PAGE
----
Studies show that non-English speakers rank their self-competence lower when it comes to an English online learning platform (Thorne, Black & Sykes, 2009). The University admission process heavily relies on academic-specific language that could act as a barrier that will reduce self-efficacy among online ESL learners. Additionally, many services in universities are specialized for face to face communication and are not as efficient and reliable models when repurposed to act as a fully online service. This lower perceived competence in combination with the general face-to-face centered structure of the university admission process (Pintrich, P. R., & de Groot, E. V., 1990) (Martin N., Dixon P. 1994) work against the initial enthusiasm of these prospective students and negatively affects their online admission experience.

Literature review

The supporting literature for this paper has three main focuses, English as a second language (ESL) students, design for engagement, and contributing factors to self-efficacy.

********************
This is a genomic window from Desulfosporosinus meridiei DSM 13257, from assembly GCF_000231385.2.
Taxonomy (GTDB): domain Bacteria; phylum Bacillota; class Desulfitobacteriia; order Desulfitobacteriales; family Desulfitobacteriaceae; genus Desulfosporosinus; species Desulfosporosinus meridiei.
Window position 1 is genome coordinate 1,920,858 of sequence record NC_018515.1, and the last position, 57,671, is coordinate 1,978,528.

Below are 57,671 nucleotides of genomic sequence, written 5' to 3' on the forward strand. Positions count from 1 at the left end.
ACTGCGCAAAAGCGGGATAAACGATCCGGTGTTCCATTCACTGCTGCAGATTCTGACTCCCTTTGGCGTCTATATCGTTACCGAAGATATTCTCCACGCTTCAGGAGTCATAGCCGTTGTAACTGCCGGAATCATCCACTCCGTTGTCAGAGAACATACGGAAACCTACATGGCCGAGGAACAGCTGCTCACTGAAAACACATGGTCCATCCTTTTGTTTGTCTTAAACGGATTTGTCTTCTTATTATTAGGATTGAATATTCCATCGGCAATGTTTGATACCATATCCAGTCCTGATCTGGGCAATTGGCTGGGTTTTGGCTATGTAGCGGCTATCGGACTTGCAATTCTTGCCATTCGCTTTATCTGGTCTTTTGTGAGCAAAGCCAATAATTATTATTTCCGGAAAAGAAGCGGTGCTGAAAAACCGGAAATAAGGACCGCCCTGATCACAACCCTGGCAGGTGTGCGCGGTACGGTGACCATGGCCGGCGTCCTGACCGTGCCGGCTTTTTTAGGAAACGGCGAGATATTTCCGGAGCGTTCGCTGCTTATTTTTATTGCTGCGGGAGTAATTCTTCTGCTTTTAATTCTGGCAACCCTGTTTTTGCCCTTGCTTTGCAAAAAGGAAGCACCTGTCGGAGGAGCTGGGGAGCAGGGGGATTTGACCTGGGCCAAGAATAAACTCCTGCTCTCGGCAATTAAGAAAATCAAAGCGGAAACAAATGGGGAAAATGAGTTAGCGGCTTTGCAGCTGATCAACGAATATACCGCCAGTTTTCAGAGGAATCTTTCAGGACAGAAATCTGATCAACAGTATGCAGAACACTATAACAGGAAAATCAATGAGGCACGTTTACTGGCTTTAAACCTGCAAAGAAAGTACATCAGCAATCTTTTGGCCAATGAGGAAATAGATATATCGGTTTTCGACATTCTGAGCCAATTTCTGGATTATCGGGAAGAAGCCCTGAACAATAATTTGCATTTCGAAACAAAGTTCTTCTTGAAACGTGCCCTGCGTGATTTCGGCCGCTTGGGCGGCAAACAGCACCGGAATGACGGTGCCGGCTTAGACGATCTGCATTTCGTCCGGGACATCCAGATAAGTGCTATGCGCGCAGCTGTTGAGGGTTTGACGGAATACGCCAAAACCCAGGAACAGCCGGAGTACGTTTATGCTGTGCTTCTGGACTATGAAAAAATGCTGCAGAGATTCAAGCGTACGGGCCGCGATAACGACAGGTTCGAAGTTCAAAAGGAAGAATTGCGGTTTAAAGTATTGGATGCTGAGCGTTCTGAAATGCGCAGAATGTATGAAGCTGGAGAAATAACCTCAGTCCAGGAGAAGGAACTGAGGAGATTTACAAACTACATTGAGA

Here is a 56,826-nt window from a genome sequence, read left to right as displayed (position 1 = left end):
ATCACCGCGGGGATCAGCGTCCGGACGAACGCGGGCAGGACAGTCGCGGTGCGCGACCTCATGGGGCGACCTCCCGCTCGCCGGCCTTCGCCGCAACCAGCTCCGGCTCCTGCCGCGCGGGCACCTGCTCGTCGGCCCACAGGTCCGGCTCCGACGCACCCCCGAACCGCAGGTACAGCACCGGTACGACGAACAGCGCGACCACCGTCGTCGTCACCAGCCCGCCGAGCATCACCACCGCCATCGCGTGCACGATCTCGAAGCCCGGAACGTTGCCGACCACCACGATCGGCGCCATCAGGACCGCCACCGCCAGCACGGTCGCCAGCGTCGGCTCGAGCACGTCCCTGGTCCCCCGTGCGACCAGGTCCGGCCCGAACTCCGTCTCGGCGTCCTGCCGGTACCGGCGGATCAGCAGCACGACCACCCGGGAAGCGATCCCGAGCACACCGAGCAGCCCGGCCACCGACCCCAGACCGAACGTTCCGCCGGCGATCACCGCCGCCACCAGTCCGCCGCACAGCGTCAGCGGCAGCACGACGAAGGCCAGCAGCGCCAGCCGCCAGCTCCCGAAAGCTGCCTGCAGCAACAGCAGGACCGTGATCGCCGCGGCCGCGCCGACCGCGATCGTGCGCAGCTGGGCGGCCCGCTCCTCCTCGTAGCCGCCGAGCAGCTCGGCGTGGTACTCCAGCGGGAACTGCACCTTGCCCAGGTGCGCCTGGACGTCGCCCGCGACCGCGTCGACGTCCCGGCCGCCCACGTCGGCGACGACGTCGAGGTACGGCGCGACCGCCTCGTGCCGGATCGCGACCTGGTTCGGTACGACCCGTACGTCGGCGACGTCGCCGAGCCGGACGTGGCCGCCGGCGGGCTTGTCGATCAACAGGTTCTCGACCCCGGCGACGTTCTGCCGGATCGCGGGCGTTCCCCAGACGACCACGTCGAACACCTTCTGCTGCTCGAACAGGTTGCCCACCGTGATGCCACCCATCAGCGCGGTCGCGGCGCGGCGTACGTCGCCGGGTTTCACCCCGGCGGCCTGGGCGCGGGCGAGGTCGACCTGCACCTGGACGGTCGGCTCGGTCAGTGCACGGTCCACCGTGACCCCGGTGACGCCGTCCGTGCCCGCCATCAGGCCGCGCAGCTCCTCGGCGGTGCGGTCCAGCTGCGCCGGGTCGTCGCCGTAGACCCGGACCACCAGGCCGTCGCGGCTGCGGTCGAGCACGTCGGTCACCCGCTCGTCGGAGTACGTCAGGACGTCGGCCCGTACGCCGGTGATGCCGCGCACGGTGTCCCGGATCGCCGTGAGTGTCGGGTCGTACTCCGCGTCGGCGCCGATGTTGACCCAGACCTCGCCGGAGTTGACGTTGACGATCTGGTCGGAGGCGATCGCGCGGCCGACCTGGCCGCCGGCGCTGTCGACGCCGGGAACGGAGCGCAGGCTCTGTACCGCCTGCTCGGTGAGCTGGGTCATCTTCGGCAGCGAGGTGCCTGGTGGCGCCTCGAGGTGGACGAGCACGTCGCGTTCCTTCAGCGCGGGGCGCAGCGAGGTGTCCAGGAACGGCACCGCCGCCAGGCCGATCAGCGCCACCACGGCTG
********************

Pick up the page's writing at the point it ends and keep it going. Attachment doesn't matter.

Many peer-reviewed papers are looking at ESL students from various vantage points.

From an online higher education standpoint, ESL students find it more challenging to navigate admission steps such as evaluating the courses, communicating with faculty, payment options, and etc, to get into an academic online program (Sinnasamy, Janaki, 2016). In addition, there is a higher chance for them to lack traditional support platforms such as educated family members or school advisers experienced in online academic education in English to guide and collaborate with them. Consequently, their self-assessment on projected success would be lower (Fadda, H., 2019) which will directly affect their willingness to proceed with academic online education. Liang Chung (2015) pointed out the relation between motivation and self-regulation. The self-directed notion of academic online admission works against ESL Learners who lack this motivation and resources to self regulate their online learning process.